Paul Halliday wrote:
> I have 2 tables:
> 1) Event Data
> 2) Mappings
> The query should return something like this:
> Hits IP Country Code
> 20 188.8.131.52 SE
> I am trying this:
> SELECT COUNT(event.src_ip) AS count, INET_NTOA(event.src_ip),
> mappings.cc FROM event, mappings WHERE event.timestamp BETWEEN
> '2009-12-06 20:00' and '2009-12-07 20:00:00' AND event.src_ip BETWEEN
> 'mappings.start_ip' AND 'mappings.end_ip' GROUP BY event.src_ip ORDER
> BY count DESC LIMIT 20;
> Am I supposed to do a join somewhere? Do joins even apply in a where
> clause? or am I totally off the mark.
> Singularly, the queries look like this:
> SELECT cc FROM mappings WHERE INET_ATON('src_ip') BETWEEN start_ip AND end_ip;
> SELECT COUNT(src_ip) AS count, INET_NTOA(src_ip) FROM event WHERE
> timestamp BETWEEN '2009-12-06 20:00' and '2009-12-07 20:00:00' GROUP
> BY src_ip ORDER BY count DESC LIMIT 20;
Technically speaking, you are already doing a JOIN in your query. The
comma operator in the FROM clause combined with the WHERE conditions
make your query logically equivalent to the following rewrite:
SELECT COUNT(event.src_ip) AS count
INNER JOIN mappings
ON event.src_ip BETWEEN 'mappings.start_ip' AND 'mappings.end_ip'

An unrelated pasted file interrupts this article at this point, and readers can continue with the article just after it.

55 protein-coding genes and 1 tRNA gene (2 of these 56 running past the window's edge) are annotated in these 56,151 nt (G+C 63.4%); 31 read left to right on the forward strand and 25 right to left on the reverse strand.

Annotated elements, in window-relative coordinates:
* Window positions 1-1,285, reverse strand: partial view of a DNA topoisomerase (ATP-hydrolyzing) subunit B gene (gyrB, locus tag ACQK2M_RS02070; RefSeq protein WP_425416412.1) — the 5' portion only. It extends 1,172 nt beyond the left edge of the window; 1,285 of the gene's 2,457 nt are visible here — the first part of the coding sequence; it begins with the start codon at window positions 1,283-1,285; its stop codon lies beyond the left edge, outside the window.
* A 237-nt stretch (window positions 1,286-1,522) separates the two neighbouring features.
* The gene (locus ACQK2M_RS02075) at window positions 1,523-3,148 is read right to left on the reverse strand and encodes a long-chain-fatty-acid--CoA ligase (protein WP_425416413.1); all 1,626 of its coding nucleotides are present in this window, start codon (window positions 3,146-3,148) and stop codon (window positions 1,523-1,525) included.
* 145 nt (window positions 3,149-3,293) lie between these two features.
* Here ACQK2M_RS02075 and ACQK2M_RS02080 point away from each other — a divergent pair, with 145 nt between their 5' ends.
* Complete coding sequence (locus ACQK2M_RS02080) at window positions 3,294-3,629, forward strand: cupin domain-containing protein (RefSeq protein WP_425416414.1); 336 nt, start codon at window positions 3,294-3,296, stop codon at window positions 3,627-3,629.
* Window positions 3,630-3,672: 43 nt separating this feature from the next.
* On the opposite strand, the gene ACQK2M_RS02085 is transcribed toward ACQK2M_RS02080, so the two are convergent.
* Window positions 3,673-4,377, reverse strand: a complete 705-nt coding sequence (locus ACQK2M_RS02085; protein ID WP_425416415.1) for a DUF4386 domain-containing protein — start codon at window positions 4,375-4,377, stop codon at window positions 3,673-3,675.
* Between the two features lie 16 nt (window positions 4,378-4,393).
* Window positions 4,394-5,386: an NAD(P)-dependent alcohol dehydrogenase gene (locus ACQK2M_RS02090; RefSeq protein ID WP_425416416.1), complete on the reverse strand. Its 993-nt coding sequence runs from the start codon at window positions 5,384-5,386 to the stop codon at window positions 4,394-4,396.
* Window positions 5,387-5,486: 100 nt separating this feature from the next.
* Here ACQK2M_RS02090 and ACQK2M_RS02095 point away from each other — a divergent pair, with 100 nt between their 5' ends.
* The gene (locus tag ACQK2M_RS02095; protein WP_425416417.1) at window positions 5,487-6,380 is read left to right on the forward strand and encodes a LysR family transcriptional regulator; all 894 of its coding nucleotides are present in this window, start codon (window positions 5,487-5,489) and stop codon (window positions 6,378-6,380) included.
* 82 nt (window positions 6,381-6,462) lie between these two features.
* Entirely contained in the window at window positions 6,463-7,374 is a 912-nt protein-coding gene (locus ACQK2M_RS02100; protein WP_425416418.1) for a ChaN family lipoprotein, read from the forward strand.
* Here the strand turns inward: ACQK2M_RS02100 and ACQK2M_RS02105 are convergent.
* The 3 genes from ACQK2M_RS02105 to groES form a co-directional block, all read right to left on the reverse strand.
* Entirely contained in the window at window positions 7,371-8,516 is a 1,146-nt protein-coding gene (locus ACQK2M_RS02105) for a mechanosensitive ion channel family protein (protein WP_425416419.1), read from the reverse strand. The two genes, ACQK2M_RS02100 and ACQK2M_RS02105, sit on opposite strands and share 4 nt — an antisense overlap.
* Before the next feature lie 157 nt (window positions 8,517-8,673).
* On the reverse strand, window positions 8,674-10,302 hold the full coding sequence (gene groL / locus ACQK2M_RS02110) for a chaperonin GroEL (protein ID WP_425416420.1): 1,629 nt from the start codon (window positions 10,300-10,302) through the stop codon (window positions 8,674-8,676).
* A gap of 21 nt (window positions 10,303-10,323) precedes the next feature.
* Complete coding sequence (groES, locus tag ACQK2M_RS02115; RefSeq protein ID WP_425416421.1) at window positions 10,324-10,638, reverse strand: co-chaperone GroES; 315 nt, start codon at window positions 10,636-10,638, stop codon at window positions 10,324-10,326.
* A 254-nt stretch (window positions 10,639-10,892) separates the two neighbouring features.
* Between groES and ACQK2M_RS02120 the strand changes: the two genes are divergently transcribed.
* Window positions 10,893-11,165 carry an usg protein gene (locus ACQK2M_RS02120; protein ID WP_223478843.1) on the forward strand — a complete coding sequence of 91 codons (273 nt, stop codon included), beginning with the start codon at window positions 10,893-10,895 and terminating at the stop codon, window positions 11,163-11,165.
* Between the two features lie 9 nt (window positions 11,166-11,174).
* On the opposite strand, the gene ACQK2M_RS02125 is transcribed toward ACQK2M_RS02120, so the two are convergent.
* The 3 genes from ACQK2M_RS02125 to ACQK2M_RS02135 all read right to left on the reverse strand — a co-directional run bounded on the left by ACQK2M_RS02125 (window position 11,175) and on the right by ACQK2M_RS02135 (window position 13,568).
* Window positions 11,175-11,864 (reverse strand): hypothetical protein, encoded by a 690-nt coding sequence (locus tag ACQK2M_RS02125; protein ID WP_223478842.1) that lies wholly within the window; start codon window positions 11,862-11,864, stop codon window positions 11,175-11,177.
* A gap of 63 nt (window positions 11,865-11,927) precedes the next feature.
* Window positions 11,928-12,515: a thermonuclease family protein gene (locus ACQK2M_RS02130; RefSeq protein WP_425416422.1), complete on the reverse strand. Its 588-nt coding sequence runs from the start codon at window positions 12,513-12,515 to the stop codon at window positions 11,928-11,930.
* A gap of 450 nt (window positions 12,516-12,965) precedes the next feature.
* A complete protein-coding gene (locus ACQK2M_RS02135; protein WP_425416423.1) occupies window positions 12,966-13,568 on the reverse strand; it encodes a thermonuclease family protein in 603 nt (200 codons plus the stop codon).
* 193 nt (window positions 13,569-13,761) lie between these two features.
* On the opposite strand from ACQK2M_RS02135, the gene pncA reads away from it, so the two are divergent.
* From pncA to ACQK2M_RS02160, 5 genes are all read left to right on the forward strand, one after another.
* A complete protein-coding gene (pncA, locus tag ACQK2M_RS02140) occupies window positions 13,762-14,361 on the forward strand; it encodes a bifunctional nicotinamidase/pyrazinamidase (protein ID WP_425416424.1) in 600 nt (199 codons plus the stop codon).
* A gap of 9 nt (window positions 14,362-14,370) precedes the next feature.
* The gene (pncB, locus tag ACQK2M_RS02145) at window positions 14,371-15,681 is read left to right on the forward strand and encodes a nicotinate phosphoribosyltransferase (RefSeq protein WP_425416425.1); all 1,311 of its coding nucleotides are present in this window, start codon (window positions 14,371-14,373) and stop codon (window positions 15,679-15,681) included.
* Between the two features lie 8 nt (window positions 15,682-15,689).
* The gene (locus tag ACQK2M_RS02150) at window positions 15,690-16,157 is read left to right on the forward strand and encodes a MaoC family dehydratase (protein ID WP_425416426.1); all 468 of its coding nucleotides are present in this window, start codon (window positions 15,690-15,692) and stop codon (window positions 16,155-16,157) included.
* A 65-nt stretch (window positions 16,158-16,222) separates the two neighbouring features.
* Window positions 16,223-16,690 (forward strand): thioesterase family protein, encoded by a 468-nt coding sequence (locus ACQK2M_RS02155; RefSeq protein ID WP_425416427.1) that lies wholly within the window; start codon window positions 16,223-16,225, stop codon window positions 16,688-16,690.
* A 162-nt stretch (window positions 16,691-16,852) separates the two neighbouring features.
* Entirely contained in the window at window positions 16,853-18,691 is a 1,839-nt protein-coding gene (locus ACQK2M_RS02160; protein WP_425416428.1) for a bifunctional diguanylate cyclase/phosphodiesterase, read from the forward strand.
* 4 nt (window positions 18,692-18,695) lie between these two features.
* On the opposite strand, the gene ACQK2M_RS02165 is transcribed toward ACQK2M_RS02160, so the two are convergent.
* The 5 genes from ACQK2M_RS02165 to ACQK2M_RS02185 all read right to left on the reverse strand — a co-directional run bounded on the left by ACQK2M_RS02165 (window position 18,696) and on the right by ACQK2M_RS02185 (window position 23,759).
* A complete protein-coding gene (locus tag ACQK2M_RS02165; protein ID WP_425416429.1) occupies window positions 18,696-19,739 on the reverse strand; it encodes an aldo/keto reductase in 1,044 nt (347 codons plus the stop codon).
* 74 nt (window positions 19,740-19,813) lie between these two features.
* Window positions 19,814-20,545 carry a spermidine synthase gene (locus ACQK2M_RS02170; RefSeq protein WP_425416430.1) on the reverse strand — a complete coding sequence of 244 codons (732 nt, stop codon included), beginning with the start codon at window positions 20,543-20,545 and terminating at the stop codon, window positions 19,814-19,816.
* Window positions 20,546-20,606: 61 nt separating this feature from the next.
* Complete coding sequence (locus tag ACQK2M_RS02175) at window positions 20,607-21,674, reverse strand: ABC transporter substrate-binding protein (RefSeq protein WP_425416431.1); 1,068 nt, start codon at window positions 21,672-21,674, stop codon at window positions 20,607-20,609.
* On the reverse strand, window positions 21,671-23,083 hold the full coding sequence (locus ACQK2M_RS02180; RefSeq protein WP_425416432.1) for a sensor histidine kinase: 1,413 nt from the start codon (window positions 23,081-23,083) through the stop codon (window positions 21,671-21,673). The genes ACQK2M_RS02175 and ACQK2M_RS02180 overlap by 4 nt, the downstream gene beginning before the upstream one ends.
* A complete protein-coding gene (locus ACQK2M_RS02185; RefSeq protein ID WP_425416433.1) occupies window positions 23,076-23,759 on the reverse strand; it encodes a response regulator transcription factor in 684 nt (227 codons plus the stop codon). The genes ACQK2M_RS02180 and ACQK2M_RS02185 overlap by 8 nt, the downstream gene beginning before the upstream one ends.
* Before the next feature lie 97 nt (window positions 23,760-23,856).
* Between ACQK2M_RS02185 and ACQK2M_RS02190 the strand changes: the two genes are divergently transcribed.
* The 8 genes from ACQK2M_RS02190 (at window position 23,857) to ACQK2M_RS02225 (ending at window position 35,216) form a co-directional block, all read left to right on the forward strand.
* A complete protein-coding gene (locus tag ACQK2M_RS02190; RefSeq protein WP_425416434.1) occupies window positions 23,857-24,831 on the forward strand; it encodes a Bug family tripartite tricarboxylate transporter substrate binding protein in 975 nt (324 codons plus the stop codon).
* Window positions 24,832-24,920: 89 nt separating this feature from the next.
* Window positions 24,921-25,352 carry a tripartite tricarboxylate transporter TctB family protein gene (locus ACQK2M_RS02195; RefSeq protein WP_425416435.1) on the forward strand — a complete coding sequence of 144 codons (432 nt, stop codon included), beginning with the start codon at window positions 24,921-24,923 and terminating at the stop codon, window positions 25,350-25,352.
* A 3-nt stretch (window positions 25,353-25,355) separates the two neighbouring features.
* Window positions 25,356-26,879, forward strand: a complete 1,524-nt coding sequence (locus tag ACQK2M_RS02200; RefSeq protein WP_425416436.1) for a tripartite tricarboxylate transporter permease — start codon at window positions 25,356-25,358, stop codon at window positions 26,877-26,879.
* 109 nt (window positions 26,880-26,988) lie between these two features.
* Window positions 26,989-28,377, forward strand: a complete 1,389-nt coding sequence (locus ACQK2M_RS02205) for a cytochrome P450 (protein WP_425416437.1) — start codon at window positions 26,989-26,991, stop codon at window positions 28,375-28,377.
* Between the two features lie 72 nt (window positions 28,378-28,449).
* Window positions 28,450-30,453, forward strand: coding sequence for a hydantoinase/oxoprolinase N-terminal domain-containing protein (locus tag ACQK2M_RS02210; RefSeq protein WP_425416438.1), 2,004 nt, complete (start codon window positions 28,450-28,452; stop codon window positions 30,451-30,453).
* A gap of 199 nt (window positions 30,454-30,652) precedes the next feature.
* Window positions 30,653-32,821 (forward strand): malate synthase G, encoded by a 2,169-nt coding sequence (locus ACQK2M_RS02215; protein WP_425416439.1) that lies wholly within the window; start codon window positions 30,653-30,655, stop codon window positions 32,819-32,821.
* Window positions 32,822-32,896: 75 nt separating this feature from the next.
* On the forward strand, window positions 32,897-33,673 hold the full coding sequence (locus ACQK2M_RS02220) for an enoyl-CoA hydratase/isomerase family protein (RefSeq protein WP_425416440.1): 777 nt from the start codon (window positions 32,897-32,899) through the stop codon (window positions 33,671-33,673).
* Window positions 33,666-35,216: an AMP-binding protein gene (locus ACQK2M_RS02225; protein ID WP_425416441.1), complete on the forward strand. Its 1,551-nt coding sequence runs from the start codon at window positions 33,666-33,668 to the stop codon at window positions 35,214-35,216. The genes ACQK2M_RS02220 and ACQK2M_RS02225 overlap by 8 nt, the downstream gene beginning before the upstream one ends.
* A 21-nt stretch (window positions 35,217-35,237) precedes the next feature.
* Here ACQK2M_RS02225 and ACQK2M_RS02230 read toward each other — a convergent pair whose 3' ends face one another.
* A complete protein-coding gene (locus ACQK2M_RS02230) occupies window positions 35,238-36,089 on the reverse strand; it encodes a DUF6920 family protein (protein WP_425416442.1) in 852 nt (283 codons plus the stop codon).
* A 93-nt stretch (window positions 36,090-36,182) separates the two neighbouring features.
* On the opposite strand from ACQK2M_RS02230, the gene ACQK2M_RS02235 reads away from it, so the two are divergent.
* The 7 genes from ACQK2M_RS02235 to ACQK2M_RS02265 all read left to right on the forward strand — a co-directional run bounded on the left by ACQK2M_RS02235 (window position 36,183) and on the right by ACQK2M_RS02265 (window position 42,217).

WHERE event.timestamp BETWEEN '2009-12-06 20:00' and '2009-12-07 20:00:00'
GROUP BY event.src_ip
ORDER BY count DESC
However, as we document in the manual, we have demoted the execution
precedence of the comma operator to form what I like to call an
"implicit join" to be evaluated AFTER any explicit JOIN clauses.
What this means is that you may get better performance out of an
explicit join than you do an implicit join.
Also, you may want to consider rewriting your matching condition so that
it can use an index or a combination of indexes on your `start_ip` and
`end_ip` columns (notice my use of backticks ` ` not single quotes ' '
to identify column names) by rewriting your condition as an AND
comparison instead of a BETWEEN comparison
ON event.src_ip >= mappings.start_ip
AND event.src_ip <= mappings.end_ip
The way it is written now: "<col> BETWEEN <colA> and <colB>" is not one
of the cases that we have an optimized and generalized execution plan to
handle well. The separate conditions, like I wrote in my example, is an
optimized situation and has a much better likelihood of using an index
during its evaluation.
I would think that an index on both columns would work better than two
ALTER TABLE event ADD KEY(src_ip, end_ip);
Shawn Green, MySQL Senior Support Engineer
Sun Microsystems, Inc.
Office: Blountville, TN